Consequently, the U.S. (in an increasingly rare bipartisan consensus) has defined China as its key challenge in the 21st century. The U.S. sees itself and its partners in a race with China for global supremacy and discourse power and is willing to go to great lengths in ”out-competing China” – a goal clearly stated in the 2022 National Security Strategy. China, meanwhile, is sticking to its narrative of “peaceful development” and suspects the U.S. of trying to contain it through protectionist measures and “cold war rhetoric”.

Chart US China GDP purchasing power

U.S.-China relations were caught in a dangerous downward spiral…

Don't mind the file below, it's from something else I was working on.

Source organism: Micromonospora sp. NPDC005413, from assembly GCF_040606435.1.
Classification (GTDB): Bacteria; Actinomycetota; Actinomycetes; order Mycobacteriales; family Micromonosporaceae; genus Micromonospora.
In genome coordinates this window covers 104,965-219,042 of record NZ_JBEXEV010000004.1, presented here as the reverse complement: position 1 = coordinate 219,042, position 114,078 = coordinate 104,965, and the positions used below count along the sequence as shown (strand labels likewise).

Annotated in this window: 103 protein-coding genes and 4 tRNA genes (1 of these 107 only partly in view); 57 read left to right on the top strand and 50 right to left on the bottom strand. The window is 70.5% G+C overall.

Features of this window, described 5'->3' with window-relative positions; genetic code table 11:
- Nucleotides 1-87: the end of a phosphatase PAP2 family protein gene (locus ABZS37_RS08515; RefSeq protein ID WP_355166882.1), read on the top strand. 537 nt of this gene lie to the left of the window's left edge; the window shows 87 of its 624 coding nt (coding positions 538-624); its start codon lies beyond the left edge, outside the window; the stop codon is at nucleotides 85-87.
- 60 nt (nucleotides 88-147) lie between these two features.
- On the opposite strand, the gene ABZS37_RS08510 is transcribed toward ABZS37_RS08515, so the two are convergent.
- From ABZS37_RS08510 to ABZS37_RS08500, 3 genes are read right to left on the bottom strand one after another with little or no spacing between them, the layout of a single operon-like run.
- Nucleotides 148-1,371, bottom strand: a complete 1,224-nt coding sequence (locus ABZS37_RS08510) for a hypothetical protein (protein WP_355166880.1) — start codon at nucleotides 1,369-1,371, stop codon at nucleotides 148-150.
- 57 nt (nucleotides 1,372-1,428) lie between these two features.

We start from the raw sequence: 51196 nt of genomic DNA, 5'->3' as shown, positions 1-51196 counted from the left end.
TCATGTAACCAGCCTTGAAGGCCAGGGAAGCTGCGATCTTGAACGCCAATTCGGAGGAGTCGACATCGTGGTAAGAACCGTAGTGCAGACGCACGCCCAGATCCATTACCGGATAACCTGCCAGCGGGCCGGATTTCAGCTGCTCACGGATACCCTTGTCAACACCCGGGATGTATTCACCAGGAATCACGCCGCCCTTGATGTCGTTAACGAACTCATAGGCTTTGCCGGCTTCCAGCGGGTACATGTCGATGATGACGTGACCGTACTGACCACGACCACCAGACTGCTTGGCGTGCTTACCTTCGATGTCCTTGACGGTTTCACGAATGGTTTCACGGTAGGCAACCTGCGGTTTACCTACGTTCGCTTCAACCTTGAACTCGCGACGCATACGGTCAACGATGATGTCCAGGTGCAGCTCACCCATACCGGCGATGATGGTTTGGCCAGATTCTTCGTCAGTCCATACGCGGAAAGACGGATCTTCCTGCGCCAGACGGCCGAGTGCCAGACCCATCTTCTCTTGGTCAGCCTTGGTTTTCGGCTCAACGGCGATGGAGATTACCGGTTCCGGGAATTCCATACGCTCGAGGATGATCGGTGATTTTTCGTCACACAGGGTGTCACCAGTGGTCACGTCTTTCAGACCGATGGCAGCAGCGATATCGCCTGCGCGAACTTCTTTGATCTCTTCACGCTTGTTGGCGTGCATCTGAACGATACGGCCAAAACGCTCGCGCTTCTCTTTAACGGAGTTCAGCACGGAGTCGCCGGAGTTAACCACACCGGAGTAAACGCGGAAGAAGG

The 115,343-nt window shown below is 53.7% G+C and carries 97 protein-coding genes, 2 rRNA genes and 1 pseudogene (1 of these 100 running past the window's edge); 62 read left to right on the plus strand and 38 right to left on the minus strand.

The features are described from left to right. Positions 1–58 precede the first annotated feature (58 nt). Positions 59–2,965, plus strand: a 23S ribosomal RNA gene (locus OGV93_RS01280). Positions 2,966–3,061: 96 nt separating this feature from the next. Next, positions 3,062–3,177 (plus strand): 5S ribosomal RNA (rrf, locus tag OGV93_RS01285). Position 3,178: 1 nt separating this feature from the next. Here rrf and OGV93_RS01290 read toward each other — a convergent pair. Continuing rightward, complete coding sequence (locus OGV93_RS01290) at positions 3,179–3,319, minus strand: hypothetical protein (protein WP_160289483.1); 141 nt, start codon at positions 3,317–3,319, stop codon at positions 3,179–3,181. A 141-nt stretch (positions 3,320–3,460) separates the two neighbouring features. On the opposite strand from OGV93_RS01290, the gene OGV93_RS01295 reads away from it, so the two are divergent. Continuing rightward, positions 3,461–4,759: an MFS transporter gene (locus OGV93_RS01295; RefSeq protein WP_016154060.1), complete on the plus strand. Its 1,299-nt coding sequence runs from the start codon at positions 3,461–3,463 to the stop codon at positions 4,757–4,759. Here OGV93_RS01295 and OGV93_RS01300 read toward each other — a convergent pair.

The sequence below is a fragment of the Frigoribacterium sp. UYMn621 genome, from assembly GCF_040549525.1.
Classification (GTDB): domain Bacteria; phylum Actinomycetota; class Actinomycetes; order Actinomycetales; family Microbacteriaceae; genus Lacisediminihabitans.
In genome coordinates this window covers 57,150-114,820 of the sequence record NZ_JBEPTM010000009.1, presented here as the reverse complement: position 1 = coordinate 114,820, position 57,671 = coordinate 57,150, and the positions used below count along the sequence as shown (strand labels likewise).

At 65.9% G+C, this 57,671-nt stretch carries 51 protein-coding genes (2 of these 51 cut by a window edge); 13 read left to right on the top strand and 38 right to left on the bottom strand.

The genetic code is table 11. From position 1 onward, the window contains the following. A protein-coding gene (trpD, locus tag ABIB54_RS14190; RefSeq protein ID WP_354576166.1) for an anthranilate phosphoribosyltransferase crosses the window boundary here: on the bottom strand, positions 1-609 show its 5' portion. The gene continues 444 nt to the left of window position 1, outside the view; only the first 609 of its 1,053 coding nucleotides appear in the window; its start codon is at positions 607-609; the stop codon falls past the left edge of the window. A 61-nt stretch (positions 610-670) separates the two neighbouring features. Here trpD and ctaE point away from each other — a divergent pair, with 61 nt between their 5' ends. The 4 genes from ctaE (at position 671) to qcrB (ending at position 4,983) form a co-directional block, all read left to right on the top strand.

Thus, the relations between the two superpowers have become dangerously estranged and tense, especially in the past 15 months: After Nancy Pelosi’s visit to Taiwan in August 2022, China stopped military-to-military communication, which significantly raised the risk of accidental escalation due to misunderstandings and misinterpretations that cannot be easily solved without direct linkages. Bilateral climate talks, one of the maybe easier topics on which to find common grounds for cooperation, were also suspended.

The brief thaw in relations after the first meeting of President Xi and President Biden at the G20 summit in Bali in November 2022 quickly evaporated when, in January 2023, the U.S. shot down a Chinese surveillance balloon over its territory, which it reported to have been used for spying activities – which China denied. The incident froze U.S.-China diplomatic relations on the brink of escalation for a couple of months, showing both them and the rest of the world how tense the situation really had become. A real risk of intensifying geopolitical and economic bloc-building continues as we come to the end of 2023.